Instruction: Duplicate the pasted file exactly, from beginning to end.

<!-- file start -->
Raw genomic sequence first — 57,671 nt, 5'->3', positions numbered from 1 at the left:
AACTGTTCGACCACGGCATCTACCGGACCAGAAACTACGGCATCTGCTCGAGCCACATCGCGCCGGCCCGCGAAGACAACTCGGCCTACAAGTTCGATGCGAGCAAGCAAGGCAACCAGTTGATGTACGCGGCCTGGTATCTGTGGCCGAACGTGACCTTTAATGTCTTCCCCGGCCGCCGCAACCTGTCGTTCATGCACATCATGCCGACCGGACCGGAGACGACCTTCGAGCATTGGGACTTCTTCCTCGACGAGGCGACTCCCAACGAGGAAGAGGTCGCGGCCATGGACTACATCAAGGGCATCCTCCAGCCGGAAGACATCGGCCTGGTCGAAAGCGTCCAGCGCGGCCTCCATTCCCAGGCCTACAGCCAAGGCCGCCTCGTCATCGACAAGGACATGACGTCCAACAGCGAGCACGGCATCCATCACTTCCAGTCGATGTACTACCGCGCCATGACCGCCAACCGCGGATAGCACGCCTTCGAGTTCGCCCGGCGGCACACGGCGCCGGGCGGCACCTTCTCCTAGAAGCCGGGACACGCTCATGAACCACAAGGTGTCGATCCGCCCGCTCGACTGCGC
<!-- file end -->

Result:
Raw genomic sequence first — 57,671 nt, 5'->3', positions numbered from 1 at the left:
AACTGTTCGACCACGGCATCTACCGGACCAGAAACTACGGCATCTGCTCGAGCCACATCGCGCCGGCCCGCGAAGACAACTCGGCCTACAAGTTCGATGCGAGCAAGCAAGGCAACCAGTTGATGTACGCGGCCTGGTATCTGTGGCCGAACGTGACCTTTAATGTCTTCCCCGGCCGCCGCAACCTGTCGTTCATGCACATCATGCCGACCGGACCGGAGACGACCTTCGAGCATTGGGACTTCTTCCTCGACGAGGCGACTCCCAACGAGGAAGAGGTCGCGGCCATGGACTACATCAAGGGCATCCTCCAGCCGGAAGACATCGGCCTGGTCGAAAGCGTCCAGCGCGGCCTCCATTCCCAGGCCTACAGCCAAGGCCGCCTCGTCATCGACAAGGACATGACGTCCAACAGCGAGCACGGCATCCATCACTTCCAGTCGATGTACTACCGCGCCATGACCGCCAACCGCGGATAGCACGCCTTCGAGTTCGCCCGGCGGCACACGGCGCCGGGCGGCACCTTCTCCTAGAAGCCGGGACACGCTCATGAACCACAAGGTGTCGATCCGCCCGCTCGACTGCGC